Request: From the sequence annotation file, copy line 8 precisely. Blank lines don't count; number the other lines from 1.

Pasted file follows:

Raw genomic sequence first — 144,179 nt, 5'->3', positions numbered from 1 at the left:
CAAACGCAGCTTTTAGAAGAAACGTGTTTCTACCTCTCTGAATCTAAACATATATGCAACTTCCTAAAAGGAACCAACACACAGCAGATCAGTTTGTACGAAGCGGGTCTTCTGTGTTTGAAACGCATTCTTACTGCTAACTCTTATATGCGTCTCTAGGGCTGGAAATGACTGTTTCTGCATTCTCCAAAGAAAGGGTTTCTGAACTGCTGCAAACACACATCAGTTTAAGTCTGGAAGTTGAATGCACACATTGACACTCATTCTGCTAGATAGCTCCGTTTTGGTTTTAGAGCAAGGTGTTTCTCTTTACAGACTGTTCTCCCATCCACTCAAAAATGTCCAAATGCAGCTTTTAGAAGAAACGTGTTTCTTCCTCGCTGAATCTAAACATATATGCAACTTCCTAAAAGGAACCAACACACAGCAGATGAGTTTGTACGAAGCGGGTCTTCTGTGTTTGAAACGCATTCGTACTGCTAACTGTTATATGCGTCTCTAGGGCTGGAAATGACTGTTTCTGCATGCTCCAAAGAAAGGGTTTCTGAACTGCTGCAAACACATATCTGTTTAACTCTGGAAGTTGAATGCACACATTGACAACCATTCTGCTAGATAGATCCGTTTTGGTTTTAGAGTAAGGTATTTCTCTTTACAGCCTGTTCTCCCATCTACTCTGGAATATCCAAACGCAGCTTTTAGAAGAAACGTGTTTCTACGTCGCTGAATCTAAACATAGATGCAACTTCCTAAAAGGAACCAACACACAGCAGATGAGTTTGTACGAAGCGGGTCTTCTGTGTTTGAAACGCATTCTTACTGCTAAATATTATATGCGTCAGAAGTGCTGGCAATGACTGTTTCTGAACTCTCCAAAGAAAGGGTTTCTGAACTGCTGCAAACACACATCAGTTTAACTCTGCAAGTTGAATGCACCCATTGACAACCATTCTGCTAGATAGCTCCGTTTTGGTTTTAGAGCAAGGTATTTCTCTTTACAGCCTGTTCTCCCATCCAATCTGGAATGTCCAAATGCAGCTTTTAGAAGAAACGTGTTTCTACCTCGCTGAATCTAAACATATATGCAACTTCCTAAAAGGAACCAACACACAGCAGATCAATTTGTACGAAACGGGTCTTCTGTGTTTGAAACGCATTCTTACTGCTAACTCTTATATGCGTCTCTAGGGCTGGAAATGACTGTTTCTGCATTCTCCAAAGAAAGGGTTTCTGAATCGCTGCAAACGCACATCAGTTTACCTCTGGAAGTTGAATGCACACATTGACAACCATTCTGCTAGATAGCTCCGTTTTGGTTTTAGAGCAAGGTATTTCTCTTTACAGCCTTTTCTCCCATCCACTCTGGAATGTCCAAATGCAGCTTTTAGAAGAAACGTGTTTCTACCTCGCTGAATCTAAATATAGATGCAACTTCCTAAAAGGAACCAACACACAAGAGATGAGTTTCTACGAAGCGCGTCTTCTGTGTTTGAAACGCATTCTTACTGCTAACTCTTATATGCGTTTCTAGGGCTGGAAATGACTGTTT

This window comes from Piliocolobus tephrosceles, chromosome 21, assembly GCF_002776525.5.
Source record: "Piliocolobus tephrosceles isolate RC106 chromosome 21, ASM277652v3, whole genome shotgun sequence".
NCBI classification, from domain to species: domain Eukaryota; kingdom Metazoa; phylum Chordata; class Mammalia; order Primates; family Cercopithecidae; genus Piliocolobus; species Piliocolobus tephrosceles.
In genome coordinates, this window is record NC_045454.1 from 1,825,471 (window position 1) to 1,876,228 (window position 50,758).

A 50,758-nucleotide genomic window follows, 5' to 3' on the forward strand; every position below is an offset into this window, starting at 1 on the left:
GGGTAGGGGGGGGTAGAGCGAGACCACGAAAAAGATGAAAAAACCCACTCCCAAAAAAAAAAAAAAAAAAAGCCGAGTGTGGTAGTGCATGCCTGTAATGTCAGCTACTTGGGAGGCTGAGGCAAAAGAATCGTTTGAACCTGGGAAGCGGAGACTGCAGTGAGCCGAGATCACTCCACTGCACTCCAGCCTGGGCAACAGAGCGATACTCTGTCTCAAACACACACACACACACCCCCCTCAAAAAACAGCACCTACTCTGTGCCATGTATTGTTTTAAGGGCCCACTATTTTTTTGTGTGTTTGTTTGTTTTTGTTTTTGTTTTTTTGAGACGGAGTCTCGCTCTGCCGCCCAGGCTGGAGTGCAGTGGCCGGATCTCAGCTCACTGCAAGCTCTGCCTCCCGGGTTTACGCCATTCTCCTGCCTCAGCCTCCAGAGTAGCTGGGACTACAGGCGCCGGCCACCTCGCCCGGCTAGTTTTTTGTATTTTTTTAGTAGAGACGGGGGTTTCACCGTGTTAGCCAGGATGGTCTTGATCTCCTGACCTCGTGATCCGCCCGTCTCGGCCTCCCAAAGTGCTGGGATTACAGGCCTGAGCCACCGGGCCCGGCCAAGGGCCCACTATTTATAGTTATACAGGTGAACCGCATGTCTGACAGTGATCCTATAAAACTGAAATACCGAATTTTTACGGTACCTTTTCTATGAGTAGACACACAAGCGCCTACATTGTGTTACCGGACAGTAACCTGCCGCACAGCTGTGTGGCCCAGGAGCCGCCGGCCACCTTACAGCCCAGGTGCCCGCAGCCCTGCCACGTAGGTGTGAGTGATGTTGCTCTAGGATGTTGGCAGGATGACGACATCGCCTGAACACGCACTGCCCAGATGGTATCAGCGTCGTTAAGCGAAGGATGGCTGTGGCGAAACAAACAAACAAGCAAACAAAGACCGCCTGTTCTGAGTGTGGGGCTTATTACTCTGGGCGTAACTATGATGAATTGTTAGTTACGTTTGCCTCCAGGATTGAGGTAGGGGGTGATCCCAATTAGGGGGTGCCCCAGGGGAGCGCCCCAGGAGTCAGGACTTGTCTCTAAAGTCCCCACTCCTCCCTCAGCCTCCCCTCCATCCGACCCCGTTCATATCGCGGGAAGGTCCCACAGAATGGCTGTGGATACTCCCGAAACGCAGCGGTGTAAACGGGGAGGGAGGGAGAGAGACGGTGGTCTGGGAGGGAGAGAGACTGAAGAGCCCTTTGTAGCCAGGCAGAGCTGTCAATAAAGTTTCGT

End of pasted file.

GGGTAGGGGGGGGTAGAGCGAGACCACGAAAAAGATGAAAAAACCCACTCCCAAAAAAAAAAAAAAAAAAAGCCGAGTGTGGTAGTGCATGCCTGTAATGTCAGCTACTTGGGAGGCTGAGGCAAAAGAATCGTTTGAACCTGGGAAGCGGAGACTGCAGTGAGCCGAGATCACTCCACTGCACTCCAGCCTGGGCAACAGAGCGATACTCTGTCTCAAACACACACACACACACCCCCCTCAAAAAACAGCACCTACTCTGTGCCATGTATTGTTTTAAGGGCCCACTATTTTTTTGTGTGTTTGTTTGTTTTTGTTTTTGTTTTTTTGAGACGGAGTCTCGCTCTGCCGCCCAGGCTGGAGTGCAGTGGCCGGATCTCAGCTCACTGCAAGCTCTGCCTCCCGGGTTTACGCCATTCTCCTGCCTCAGCCTCCAGAGTAGCTGGGACTACAGGCGCCGGCCACCTCGCCCGGCTAGTTTTTTGTATTTTTTTAGTAGAGACGGGGGTTTCACCGTGTTAGCCAGGATGGTCTTGATCTCCTGACCTCGTGATCCGCCCGTCTCGGCCTCCCAAAGTGCTGGGATTACAGGCCTGAGCCACCGGGCCCGGCCAAGGGCCCACTATTTATAGTTATACAGGTGAACCGCATGTCTGACAGTGATCCTATAAAACTGAAATACCGAATTTTTACGGTACCTTTTCTATGAGTAGACACACAAGCGCCTACATTGTGTTACCGGACAGTAACCTGCCGCACAGCTGTGTGGCCCAGGAGCCGCCGGCCACCTTACAGCCCAGGTGCCCGCAGCCCTGCCACGTAGGTGTGAGTGATGTTGCTCTAGGATGTTGGCAGGATGACGACATCGCCTGAACACGCACTGCCCAGATGGTATCAGCGTCGTTAAGCGAAGGATGGCTGTGGCGAAACAAACAAACAAGCAAACAAAGACCGCCTGTTCTGAGTGTGGGGCTTATTACTCTGGGCGTAACTATGATGAATTGTTAGTTACGTTTGCCTCCAGGATTGAGGTAGGGGGTGATCCCAATTAGGGGGTGCCCCAGGGGAGCGCCCCAGGAGTCAGGACTTGTCTCTAAAGTCCCCACTCCTCCCTCAGCCTCCCCTCCATCCGACCCCGTTCATATCGCGGGAAGGTCCCACAGAATGGCTGTGGATACTCCCGAAACGCAGCGGTGTAAACGGGGAGGGAGGGAGAGAGACGGTGGTCTGGGAGGGAGAGAGACTGAAGAGCCCTTTGTAGCCAGGCAGAGCTGTCAATAAAGTTTCGT